Sunday, May 1, 2016

Materia Medica - New England Aster


New England Aster 

We begin our blog with a post on one of our most incredible herbal allies--New England Aster.  This plant is still becoming known in the herbal community, but it is a welcome addition to any medicine chest!  It is a first-rate lung tonic and lung relaxant plant, able to help bronchial passageways ease tension and allow for more easy breathing.  So let's learn all about this delightful plant!
 
 
Botanical Name: Symphyotrichum novae angliae
Plant Family: Asteracea 
Other Common names: Michaelmas Daisy

1.  Identification  and Habitat

Habitat and Growing Conditions: New England Aster is one of the last plants to bloom in the season in temperate climates in North America. As the nights grow colder in September and October, at the same time that Goldenrod is blooming, you will find New England Aster.  The flower clusters have a distinct aromatic smell, and that aromatic smell contains much of the medicine.  New England Aster is a plant native to North America and is widely distributed.  You can often find it on edges and fields, in waste areas.  It is also easily cultivated and loves full sun conditions; it will tolerate a variety of different soil types.  It needs light to germinate.

Harvest Notes:  Look for stickiness and an aromatic smell when harvesting—that indicates more potent medicine. Harvest the fresh flowering tops and tincture them while fresh (in alcohol or glycerin). New England Aster will go to seed as it dries, so you cannot use it easily as a tea. An alternative is to freeze the fresh flowers and brew into tea.

Botanical Identification Features: New England aster can be identified by the following features:
  • Leaves clasp directly to the stem 
  • Leaf pattern is alternate and simple (not compound). Leaf edges are smooth. 
  • Flower blooms deep purple but intensity of color can vary plant to plant, centers are yellow 
  • Flower heads are clustered (with many flowers, up to 20, on the same stalk)
  • Flower heads are a combination of disk flowers (center) and ray flowers

II. Herbal Knowledge

Energetics:  Aster is tonic, dispersive, stimulating, relaxant (strong, lung specific), slightly astringent, warming, and drying.
  
Lung Relaxant: New England Aster is a first rate lung tonic herb.  It is specifically used for tension in the lungs or asthma issues.  It is also useful for spasmodic coughing, lungs aggravated by cold weather, tightness from tension in the bronchial passageways. 

Various Lung Conditions and Coughing: For dryness in the lungs, you can mix New England Aster with mullein and plantain.  For dampness in the lungs, use on its own or mix with ground ivy. If you have a wet cough, mix New England Aster with Pleurisy root for relief.

Lung Tonic:  Aster is a first-rate lung tonic for the respiratory system, it has a long-term rebuilding and tonic effect on lungs. 


III.  Our Experiences

I (Dana) was a chronic asthmatic since the age of six. By my 30's, I had had several near death experiences with asthma and many hospitalizations; my doctors considered me a very chronic and at-risk case, and told me often that I would be on Asthma medications for the rest of my life.  My asthma attacks were caused by cigarette smoke, chemicals, changes in temperature, exercise, and humidity.  I assumed that I would always have asthma, and always be on the medications.  The meditations I was on were Advair, Provent, Abuterol Inhaler, and a Nebulizer.  I took the first three of these each day, and the fourth as needed.  The medicine made my hands shake terribly and made me feel really jittery; it was hard to write on the board when I was teaching. When I was 31, the effects of the four medications were seriously impacting my life.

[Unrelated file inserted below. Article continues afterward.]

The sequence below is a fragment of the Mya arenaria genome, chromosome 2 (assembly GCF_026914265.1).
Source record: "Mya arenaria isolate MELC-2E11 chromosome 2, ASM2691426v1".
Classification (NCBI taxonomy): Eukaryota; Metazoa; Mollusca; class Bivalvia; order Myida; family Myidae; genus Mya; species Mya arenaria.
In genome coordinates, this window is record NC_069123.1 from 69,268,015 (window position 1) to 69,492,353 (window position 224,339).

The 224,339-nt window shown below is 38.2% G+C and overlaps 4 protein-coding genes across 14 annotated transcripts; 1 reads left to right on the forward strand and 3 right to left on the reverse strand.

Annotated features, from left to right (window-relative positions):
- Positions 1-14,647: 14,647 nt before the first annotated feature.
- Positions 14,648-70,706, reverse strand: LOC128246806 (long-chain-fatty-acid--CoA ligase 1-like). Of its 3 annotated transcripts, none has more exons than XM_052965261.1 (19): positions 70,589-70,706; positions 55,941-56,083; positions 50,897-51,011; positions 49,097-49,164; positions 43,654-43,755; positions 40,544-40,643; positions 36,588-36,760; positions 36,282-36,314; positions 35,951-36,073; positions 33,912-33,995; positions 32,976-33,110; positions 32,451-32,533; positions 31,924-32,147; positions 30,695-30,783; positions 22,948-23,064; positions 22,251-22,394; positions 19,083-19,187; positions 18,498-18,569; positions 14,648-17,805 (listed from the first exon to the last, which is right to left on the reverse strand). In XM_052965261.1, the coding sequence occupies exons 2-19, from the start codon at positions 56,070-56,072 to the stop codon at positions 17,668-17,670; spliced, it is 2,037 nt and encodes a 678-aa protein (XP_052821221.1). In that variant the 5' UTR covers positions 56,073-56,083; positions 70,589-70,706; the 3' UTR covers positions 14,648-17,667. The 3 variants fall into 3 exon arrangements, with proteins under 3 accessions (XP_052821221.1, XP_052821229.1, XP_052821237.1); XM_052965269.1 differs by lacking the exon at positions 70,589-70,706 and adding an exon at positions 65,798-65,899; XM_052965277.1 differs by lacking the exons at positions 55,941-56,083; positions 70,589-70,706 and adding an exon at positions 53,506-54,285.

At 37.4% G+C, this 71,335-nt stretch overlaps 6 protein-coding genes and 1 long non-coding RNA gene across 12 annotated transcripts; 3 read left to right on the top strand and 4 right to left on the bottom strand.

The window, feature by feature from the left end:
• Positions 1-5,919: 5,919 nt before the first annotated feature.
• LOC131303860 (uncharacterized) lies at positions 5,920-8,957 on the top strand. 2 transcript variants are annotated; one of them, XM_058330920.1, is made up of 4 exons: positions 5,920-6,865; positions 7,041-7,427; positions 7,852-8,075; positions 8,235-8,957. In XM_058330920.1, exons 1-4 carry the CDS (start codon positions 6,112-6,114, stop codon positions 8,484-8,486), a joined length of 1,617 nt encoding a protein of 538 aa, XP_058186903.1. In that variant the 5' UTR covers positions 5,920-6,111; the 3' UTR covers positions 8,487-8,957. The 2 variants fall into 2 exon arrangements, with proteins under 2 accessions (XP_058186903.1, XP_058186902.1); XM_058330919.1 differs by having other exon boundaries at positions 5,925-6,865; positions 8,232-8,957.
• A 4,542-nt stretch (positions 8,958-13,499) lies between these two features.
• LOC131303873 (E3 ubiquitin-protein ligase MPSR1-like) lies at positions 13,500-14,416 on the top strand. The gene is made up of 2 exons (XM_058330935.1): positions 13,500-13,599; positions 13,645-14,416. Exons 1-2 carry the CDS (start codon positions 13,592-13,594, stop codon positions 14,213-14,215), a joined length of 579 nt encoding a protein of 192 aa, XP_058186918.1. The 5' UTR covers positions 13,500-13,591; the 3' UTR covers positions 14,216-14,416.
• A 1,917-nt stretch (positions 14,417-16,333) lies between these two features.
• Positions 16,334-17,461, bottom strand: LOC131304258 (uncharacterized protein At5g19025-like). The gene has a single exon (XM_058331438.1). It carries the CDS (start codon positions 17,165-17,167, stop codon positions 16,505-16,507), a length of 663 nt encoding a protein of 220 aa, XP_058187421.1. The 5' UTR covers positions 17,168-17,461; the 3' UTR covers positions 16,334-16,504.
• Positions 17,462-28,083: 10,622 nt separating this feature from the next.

I met herbalist Jim McDonald (who I started studying with soon after) and he encouraged me to try the New England Aster for my asthma.  With a change in my diet (the elimination of gluten) and the use of New England Aster, I was able to get off of all four medications in less than 4 months.  In the many years since I began taking it, the Aster has literally rebuilt my lungs—I can exercise in heat or cold; I have a lot more resistance to smoke and chemicals, and I can breathe freely.  I now only take the aster about 1-2 times a week to keep my lungs strong.  Its seriously the most amazing plant.

Many others have reported similar experiences: New England Aster allows them to breathe
Aster freshly tinctured!
more easily, to stop taking both long-term and fast-acting inhalers, and really begin to live again.  It is a highly effective plant!


IV. Preparation and Use 

Parts Used:  Flowering tops

Preparation: New England Aster is best used as a tincture; it can also be used as a tea. When you try to dry it, it immediately goes to seed if its in full flower stage. If you dry it a little earlier, when its a bud, you might have better luck drying it. You can use it as a tea only if you freeze it or use it fresh. The seed pods are OK for tea, but we prefer to freeze the flowers. The best way to use this plant is to tincture it--make a tincture with the fresh flowers in high proof alcohol (standard 1:2 ratio) or you can also make a glycerate.  

Dosage:  For a standard tincture,  5-15 drops 3-5 times a day, or as needed is a typical dose.  We have found that you can use it as needed for acute conditions, or take it over a period of months to rebuild the lungs.  

Hillside of Aster and Goldenrod in late Summer/Early Fall
Aster and goldenrod in the sun!

1 comment:

  1. Thank you so much, im so happy to have learned about aster, i will certainly try it this fall!

    ReplyDelete